For centuries, religions have sought to spread their faith through word and sword, sometimes leaving bitterness and hatred in their wake.
On Kauai, Rev. James Koyama sought to bridge the gap between religions and fulfill his dream of harmony. As his desire to know leaders from different faiths grew, Koyama established the Interfaith Roundtable on Jan.18, 2005.
“I feel great about it,” said Jeffery Pears, chairman of the Interfaith Roundtable, which is celebrating its 10th anniversary. “This, I think is a testimony that there’s a need that’s being fulfilled from the roundtable to the communities.”
The roundtable began after Koyama saw a split in the many faith groups on Kauai. Believing there were religious leaders who wanted to have interfaith dialogue and seeking to establish collaboration between the groups, Koyama created opportunities for the faith groups to share their beliefs.
“The Interfaith Roundtable is a group of local representatives from different spiritual, religious and spiritual educational organizations who gather to share our faiths and explore our diversity while focusing on our similarities,” Pears said. “We promote understanding, respect and harmony across different spiritual, religious and cultural groups in our shared community of Kauai.”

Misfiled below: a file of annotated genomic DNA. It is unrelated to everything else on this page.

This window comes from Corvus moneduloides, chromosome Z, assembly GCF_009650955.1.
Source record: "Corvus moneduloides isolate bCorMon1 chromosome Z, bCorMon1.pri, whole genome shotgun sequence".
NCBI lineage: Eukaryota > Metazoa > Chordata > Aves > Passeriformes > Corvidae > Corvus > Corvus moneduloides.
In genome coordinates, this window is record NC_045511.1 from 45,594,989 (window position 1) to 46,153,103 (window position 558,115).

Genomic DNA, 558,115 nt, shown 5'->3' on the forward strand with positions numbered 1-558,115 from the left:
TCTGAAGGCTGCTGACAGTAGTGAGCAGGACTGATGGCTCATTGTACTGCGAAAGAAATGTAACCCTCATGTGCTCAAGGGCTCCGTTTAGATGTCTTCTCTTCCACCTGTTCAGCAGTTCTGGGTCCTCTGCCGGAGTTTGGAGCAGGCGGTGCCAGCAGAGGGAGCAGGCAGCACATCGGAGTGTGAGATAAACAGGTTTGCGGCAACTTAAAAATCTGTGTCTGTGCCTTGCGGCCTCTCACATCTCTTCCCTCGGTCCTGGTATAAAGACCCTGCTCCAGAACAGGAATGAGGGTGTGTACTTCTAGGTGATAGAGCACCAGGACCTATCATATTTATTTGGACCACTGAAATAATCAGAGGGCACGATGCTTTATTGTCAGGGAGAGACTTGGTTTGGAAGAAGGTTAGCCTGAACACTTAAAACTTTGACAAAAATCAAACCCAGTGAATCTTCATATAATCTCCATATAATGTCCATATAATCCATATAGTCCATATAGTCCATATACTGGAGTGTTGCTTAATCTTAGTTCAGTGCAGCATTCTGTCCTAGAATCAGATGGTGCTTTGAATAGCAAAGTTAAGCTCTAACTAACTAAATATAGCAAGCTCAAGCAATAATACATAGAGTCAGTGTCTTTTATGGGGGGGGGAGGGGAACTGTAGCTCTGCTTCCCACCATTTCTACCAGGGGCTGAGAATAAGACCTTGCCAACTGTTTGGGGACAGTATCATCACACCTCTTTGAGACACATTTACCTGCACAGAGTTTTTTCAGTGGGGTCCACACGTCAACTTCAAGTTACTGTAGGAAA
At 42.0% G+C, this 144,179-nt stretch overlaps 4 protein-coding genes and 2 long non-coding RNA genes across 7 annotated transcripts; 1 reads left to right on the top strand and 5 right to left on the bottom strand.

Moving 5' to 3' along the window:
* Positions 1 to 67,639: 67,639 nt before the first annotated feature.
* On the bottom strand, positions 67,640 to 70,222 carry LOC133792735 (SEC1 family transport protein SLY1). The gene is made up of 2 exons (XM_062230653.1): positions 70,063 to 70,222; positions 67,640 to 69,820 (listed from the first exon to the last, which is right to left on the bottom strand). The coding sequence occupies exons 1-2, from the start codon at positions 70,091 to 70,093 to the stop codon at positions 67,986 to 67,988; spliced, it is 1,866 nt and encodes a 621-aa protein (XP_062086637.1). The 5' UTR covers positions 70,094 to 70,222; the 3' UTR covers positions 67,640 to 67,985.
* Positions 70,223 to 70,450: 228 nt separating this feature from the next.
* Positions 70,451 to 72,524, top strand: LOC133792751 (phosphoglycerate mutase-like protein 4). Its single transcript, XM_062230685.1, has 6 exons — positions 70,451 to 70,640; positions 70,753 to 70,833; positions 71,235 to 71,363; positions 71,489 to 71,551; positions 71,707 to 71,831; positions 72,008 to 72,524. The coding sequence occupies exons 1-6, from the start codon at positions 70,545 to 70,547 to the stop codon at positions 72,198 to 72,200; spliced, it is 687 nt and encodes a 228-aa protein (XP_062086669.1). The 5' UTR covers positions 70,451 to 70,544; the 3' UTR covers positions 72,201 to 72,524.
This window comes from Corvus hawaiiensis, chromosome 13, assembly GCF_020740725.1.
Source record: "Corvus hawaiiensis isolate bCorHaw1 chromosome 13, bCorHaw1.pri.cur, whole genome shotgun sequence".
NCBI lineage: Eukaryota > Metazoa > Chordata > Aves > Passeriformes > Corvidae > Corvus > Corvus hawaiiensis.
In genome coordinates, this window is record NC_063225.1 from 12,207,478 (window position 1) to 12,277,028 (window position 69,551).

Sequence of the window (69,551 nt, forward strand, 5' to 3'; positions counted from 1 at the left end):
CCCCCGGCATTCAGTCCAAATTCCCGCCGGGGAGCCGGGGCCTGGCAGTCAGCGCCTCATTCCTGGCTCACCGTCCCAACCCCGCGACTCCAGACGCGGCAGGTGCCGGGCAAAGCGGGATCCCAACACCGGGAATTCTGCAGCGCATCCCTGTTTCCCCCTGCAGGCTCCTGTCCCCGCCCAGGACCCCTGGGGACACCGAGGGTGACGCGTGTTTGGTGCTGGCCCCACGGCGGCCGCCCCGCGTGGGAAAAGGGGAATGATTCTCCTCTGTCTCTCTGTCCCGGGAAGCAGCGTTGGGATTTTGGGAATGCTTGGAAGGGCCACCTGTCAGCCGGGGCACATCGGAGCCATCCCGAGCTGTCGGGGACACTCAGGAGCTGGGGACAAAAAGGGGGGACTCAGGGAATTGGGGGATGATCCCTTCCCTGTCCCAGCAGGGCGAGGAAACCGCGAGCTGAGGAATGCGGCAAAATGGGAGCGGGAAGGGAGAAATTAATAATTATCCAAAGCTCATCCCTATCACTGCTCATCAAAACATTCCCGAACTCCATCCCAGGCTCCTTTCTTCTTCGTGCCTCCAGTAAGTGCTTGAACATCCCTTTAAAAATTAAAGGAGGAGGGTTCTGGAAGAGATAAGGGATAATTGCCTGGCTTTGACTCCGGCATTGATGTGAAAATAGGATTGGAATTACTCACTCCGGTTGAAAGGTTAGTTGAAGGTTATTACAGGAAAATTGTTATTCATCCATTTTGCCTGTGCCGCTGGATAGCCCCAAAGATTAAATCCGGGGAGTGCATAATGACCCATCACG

The organization’s title is meaningful as there is no head of a roundtable, thus “all religions sit in equal positions in a continuous curve.”
Many religions are part of the roundtable, including Baha’i, Taoism, Christianity, Buddhism, Shintoism, Judaism, Hinduism, Confucianism and Native Hawaiian.
“It sews the seeds of peace,” said Sister Deborah Burnham, co-chair of the Interfaith Roundtable. “When you focus on what our commonality is, the living the life with the divine being a very practical resource, that’s a commonality that brings us together, that helps the community.”
To celebrate 10 years, the organization will continue the three events they sponsor which are “The International Day of Peace” on Sept. 21, “The Martin Luther King Jr. Day of Celebration” on Jan. 19 and “The National Day of Prayer” on the first Thursday of May.
It will also establish days of commemoration for different types of service groups. Pears said people should ask themselves how they can serve others.
Interfaith Roundtable Secretary Sharon West said 10 years is a testimony to the “do-ability” of people coming together who believe differently but celebrate each other.
“We love one another and our differences, and to endure for 10 years and to also be able to really flourish and grow says a lot about what some folks think is an impossibility,” she said.
The organization features “Interfaith Dialogue” on the last Fridays of November and December, and peace and prayer celebrations meant to inspire participation in the three annual celebrations.
It is especially looking forward to honoring Martin Luther King Jr. this month at the Lihue Neighborhood Center. The celebration will feature food and drink, performances by singer/songwriter Blu Dux, a film about King’s life and Hawaii cultural reflections on MLK Day by Kumu Sabra Kauka.
West said religions tend to put their leaders on pedestals.
“But Jesus was a human being, Martin Luther King was a human being, a husband, a father, a minister,” she said. “His big message was to say to us ‘you have a part in this, it’s not just me.’”